Here… • I surveyed the religious history of the modern Olympic Games for my weekly Anxious Bench post… also reflecting briefly on the Olympics as religion (a theme I developed a bit more when invited to rewrite that post for The Gospel Coalition). • After a year of enormous division, could the games help bring Americans together? • And for no … More That Was The Week That Was
Yesterday morning I had the chance to talk to a group of pastors pursuing their D.Min. degrees. Invited to share a parting comment, I encouraged them to cultivate what Krista Tippett has called a “ministry of listening.” I suggested that that was particularly true for us white, straight, middle-class men in America who are accustomed to having our … More A Day of Listening: Andrew Sullivan on Marriage
If it’s not bad enough that I’m posting a second consecutive list (classic clickbait for bloggers), today I’m shamelessly ripping off an idea from Peter Enns, who two weeks ago shared ten passages from the Old Testament and ten from the New that shape how he thinks about God. Of course, Peter Enns knows the Bible … More Five Bible Passages that Shape How I Think about God
Here… • Who are the most significant Americans of all time? (Is that even a useful question to ask? If so, how do we answer it?) • So many people to thank who helped shape our new book on Pietism and higher ed… Just over three weeks till it hits book shelves! (And it’s already got … More That Was The Week That Was
Last Friday I was honored to take part in a panel discussion on Christian historians and social media at the biennial meeting of the Conference on Faith and History. Session organizer Jonathan Den Hartog (University of Northwestern – St. Paul) has already published his opening remarks at Historical Conversations, and my co-panelist John Fea (Messiah C0llege) … More Christian Historians and Social Media: My CFH Remarks on Blogging
I’ve got a folder on Chrome where I keep bookmarks for posts and articles that I either plan to blog about myself or at least pass along via my Saturday That Was The Week That Was posts. But every month at least one link seems to slip through the cracks and sits there, gathering virtual dust… So in … More Spring Cleaning: Some Great Links I Forgot to Share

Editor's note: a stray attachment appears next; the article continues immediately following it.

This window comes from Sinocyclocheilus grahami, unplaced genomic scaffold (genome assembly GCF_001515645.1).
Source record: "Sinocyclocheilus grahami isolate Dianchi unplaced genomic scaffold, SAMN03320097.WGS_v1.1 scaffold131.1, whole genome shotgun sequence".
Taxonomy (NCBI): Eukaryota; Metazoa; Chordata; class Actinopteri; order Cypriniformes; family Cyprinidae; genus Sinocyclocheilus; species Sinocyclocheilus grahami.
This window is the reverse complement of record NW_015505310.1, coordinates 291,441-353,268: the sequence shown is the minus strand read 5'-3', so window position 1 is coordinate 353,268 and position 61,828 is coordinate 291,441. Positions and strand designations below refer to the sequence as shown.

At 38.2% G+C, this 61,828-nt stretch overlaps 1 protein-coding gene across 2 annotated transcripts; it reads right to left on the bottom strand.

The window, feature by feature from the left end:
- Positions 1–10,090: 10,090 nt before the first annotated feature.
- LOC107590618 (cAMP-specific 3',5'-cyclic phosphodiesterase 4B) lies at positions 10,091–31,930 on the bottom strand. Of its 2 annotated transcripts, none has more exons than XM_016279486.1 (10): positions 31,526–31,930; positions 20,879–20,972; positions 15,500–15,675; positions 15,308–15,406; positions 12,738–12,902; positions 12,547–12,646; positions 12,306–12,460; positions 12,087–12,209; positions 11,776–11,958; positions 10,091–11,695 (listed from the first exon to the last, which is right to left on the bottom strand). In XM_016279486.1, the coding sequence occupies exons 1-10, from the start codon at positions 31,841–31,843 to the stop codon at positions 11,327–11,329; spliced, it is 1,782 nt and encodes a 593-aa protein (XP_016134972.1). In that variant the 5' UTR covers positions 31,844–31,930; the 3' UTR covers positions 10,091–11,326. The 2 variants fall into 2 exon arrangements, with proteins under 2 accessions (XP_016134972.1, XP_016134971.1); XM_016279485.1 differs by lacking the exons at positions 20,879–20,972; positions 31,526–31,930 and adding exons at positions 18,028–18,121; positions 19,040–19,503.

That’s the question posed by Tufts professor Peter Levine, director of that university’s Center for Information and Research on Civic Learning and Engagement (CIRCLE), in a recent op-ed for Religion News Service. He asks if the growing (?) number of young adults having no affiliation with any particular religion will have an impact on civic … More As Americans Become Less Religious, Will They Withdraw from Public Life?
Back after a break and feeling refreshed, it’s our week(end)ly sampler of interesting posts from around the blogosphere: Here… • I offered a sneak peek at the conclusion to our forthcoming book from InterVarsity Press: The Pietist Vision of Christian Higher Education: Forming Whole and Holy Persons. Look for a preview of the rest of the … More That Was The Week That Was
My new World War II course — belatedly kicking off this afternoon — fulfills a general education category at Bethel that focuses on the development of Western life and thought in the “modern” era. So as I set up the course today, one theme I need to introduce is the war as a crucible of … More Are Human Rights in Decline?
Sixty-five years ago yesterday, the United Nations General Assembly gathered in Paris’ Palais de Chaillot to approve the Convention on the Prevention and Punishment of the Crime of Genocide. Australia’s Herbert Evatt, presiding over the General Assembly, called the moment “an epoch-making event in the development of international law” and enthused that the UN was … More This Day in History: The Birth of Human Rights Law